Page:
After lunch, take in a relaxing round of golf at The Jewel or spend some time at Mackinac Island Butterfly House. If you have a sweet tooth—and who doesn’t?—pick up a wedge or two of world-famous Mackinac Island fudge at either Murdick’s Fudge or Ryba’s. Enjoy dinner on the island at the Woods Restaurant before returning to your lodgings on the mainland.

Day 3

Get an early breakfast at Darrow’s Family Restaurant; you have a bit of a drive ahead of you. Cross the bridge, turn right and make a brief stop at Straits State Park. Here you can enjoy a breathtaking bridge view on the Upper Peninsula side. Head west along U.S. 2. As you begin your trip from St. Ignace to Naubinway, you’ll be treated with a pleasing panorama of the Lake Michigan shore, with St. Helena Island in the distance. There are many turnouts along this route, and with a good zoom lens and clear weather, you can get a shot of the island’s lighthouse. Continue on toward Manistique and stop for lunch at Clyde’s Drive-In No. 2 for a great burger and malt.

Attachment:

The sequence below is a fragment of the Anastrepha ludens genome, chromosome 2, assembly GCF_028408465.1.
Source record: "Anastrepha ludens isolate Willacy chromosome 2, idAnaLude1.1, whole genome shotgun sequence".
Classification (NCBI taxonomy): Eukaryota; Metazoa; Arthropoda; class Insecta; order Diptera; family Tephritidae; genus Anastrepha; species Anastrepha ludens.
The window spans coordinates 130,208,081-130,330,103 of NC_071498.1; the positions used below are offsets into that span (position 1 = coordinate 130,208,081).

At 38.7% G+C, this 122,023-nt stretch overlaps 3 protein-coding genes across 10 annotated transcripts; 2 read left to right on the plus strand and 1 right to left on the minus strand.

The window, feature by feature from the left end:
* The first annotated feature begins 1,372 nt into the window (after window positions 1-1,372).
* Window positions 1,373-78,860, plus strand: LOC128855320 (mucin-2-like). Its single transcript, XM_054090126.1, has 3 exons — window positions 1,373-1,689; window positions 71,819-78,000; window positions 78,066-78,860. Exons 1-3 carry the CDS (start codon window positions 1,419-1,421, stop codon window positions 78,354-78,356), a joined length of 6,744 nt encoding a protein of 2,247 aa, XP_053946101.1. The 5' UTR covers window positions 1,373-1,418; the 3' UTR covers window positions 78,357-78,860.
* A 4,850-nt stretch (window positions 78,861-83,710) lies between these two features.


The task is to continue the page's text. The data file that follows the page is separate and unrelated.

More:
After lunch, turn off onto M-149 and head to Palms Book State Park to see Kitch-Iti-Kipi, better known as “Big Spring.” Continue on U.S. 2, ending your day’s sojourn in Escanaba. Have dinner and stay the night at the historic House of Ludington.

A traveler crosses a footbridge to the Marquette Harbor Lighthouse.
The Marquette Harbor Lighthouse. Photo © Henryk Sadura/123rf.

Day 4

After breakfast in Escanaba at the authentic Swedish Pantry, head up M-35 toward Marquette, the Upper Peninsula’s largest and most cosmopolitan city. Once you arrive, a stroll along the waterfront will be invigorating after time behind the wheel. Bring your camera so you can get some great shots of Marquette Harbor Lighthouse, a photogenic lighthouse on rocks located offshore. Grab lunch and spend the rest of the afternoon exploring the area, perhaps perusing junkyard art at Lakenenland Sculpture Park or viewing the sunset at Presque Isle Park. Choose from one of several excellent downtown dining spots for dinner before spending the night in Marquette.